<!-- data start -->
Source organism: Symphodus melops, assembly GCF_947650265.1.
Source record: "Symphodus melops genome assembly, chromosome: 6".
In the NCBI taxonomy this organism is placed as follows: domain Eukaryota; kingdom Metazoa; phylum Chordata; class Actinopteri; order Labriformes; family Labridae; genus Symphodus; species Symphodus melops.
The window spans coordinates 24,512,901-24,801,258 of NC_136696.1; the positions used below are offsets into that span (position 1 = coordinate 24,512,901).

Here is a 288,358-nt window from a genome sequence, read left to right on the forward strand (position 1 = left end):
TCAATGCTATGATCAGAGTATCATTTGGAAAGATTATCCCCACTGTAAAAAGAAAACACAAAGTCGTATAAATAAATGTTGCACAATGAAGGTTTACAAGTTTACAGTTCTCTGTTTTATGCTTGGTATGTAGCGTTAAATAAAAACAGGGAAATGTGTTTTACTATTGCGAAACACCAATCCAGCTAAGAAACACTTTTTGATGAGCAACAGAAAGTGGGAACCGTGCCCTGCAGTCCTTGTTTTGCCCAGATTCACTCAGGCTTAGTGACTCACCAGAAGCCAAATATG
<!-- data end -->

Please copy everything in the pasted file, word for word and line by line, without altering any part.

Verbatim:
Source organism: Symphodus melops, assembly GCF_947650265.1.
Source record: "Symphodus melops genome assembly, chromosome: 6".
In the NCBI taxonomy this organism is placed as follows: domain Eukaryota; kingdom Metazoa; phylum Chordata; class Actinopteri; order Labriformes; family Labridae; genus Symphodus; species Symphodus melops.
The window spans coordinates 24,512,901-24,801,258 of NC_136696.1; the positions used below are offsets into that span (position 1 = coordinate 24,512,901).

Here is a 288,358-nt window from a genome sequence, read left to right on the forward strand (position 1 = left end):
TCAATGCTATGATCAGAGTATCATTTGGAAAGATTATCCCCACTGTAAAAAGAAAACACAAAGTCGTATAAATAAATGTTGCACAATGAAGGTTTACAAGTTTACAGTTCTCTGTTTTATGCTTGGTATGTAGCGTTAAATAAAAACAGGGAAATGTGTTTTACTATTGCGAAACACCAATCCAGCTAAGAAACACTTTTTGATGAGCAACAGAAAGTGGGAACCGTGCCCTGCAGTCCTTGTTTTGCCCAGATTCACTCAGGCTTAGTGACTCACCAGAAGCCAAATATG